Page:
Stone mould continued to be used in the north and west (particularly Ireland) where suitable rocks were available. These needed to stand the heat of the molten metal and to be easily worked so that the matrix could be carved. It is likely that they were heated before the metal was poured in to prevent the mould surface from flaking due to thermal shock and the cold stone “freezing” the metal before the mould was filled.
Many objects were cast in clay mould which disintegrated as soon as they were used. Evidence for clay moulds and crucibles is rare even on excavations but it is worth looking out for them – they are highly friable with a black/dark grey inner surface and yellow/orange back.
Clay moulds were made using wooden models or “patterns”, examples of which were found at Tobermore in Co. Londonderry. Somewhat squashed by 3000 years in a peat bog, these patterns were for making moulds for casting two types of spearhead, two socketed axes and a socketed gouge. In use, one side of the pattern would have been covered by a layer of clay and turned over so that the other side could be covered. They would have resembled two-part bronze moulds. The clay would have been allowed to dry and harden a bit before the two halves were separated and the wooden pattern removed. The two halves were put back together with a core set between them. After thorough drying, molten bronze was poured into the mould and the casting made.
A still more sophisticated method of casting involved the use of bronze moulds – a technique which would now be known as “gravity die casting”, in which the two halves of the mould were made not of clay but from bronze. Most bronze moulds are for casting palstaves and socketed axes but we also have moulds for spearheads and a socketed gouge. Pouring molten bronze into a bronze mould isn’t as risky as it might sound as there is little chance of the casting fusing to the mould. There are occasions when the intention was to fuse two pieces of metal together to effect a repair (known as “burning on”) but this is difficult to achieve as the molten metal needs to flow over the solid casting so that it melts. The use of die-casting in the Bronze Age points to the production of axes being on what must have been an industrial scale.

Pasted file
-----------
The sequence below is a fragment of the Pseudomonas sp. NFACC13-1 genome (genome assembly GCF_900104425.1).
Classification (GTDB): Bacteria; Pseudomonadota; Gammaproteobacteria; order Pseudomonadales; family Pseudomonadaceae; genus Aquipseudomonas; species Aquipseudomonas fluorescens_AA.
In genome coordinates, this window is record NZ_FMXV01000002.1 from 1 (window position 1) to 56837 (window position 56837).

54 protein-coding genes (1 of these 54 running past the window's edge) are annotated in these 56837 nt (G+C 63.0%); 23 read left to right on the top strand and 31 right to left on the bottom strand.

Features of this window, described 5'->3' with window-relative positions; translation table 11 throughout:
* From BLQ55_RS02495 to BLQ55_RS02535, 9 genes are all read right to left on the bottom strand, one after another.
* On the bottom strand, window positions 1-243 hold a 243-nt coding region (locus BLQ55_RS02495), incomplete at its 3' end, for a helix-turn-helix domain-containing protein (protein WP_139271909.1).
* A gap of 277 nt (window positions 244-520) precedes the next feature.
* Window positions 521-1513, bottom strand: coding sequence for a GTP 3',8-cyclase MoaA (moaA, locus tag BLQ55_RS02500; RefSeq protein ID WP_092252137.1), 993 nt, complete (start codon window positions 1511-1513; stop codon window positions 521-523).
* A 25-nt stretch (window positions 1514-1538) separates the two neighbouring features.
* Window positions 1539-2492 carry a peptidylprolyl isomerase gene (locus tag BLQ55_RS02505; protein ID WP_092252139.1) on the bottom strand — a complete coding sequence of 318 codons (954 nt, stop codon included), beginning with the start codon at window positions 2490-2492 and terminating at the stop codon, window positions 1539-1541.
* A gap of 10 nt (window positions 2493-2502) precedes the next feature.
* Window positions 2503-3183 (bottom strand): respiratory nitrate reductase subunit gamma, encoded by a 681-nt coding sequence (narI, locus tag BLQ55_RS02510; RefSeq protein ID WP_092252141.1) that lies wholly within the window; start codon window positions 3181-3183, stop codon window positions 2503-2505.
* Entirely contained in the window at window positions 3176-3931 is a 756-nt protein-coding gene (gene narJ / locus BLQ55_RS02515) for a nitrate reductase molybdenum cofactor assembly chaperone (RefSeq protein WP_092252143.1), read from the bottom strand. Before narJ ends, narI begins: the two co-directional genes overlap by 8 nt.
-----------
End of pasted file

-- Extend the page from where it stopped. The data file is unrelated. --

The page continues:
The evidence we have for Bronze Age casting includes finds of casting gates through which the metal flowed into the mould. Some of these we can feel confident are Bronze Age but many are impossible to date and could have come from castings of recent date. Defective castings are uncommon (they probably went straight back in the pot) but the fault that we see most often is miscasting where the metal has not full filled the mould. We also see some displaced cores and porosity caused by gas in the metal.
In addition to casting, Bronze Age metalworkers were also producing objects from sheet metal some of which, like shields and buckets, were impressive objects. Nowadays we take sheet metal for granted and can buy metal rolled to any gauge you want. Things were different in the past and if you wanted sheet metal you had to start with an ingot and hammer it to the required thickness, repeatedly stopping and heating the metal to anneal it, preventing it from becoming too hard and cracking. Some Bronze Age hammers and anvils have been found by detectorists and recorded by the PAS.
The work of detectorists and the PAS has revolutionised our knowledge of Bronze Age metalworking with a massive increase in finds and knowledge – we live in exciting times!